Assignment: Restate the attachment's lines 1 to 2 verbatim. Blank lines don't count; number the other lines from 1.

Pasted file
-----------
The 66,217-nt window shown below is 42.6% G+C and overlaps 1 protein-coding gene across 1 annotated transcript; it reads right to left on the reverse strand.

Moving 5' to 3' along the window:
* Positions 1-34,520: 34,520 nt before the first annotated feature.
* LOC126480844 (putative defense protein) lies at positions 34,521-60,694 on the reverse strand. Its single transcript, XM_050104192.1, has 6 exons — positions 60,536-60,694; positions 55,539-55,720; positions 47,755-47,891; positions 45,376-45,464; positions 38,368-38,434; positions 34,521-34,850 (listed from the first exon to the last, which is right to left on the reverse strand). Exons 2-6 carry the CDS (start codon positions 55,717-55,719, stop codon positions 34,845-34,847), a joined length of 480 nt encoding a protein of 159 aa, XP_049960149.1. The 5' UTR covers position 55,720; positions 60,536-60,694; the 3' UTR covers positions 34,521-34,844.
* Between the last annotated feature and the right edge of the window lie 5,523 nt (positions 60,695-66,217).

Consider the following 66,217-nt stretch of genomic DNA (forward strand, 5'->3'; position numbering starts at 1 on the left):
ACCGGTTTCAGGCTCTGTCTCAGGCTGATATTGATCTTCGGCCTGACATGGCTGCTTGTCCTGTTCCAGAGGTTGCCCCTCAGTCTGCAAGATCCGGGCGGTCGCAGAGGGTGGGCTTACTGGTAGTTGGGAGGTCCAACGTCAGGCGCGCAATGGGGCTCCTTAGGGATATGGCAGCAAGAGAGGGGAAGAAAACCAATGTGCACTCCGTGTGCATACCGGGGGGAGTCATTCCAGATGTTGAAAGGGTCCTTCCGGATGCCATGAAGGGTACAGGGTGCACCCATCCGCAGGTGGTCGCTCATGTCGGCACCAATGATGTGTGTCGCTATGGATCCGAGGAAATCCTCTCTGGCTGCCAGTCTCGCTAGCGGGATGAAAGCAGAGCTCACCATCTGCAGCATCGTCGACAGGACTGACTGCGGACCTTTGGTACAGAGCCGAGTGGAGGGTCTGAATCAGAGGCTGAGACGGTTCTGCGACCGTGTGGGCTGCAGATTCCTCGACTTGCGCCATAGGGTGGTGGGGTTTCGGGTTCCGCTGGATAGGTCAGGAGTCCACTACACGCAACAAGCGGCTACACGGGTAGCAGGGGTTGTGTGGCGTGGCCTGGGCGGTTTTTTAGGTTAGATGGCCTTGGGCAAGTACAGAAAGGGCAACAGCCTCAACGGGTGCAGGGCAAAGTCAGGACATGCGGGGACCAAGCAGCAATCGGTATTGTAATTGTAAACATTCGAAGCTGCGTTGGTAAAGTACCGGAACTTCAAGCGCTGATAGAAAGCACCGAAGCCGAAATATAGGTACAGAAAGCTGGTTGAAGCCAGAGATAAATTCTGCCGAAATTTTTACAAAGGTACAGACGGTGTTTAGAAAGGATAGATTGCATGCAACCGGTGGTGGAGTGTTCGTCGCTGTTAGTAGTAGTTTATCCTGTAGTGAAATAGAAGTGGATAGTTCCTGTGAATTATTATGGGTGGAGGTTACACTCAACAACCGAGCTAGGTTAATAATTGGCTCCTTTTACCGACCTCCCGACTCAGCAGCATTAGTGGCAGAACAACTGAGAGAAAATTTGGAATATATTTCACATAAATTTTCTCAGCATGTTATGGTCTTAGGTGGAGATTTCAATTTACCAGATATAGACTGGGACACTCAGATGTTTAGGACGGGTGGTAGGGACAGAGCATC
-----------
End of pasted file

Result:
The 66,217-nt window shown below is 42.6% G+C and overlaps 1 protein-coding gene across 1 annotated transcript; it reads right to left on the reverse strand.

Moving 5' to 3' along the window: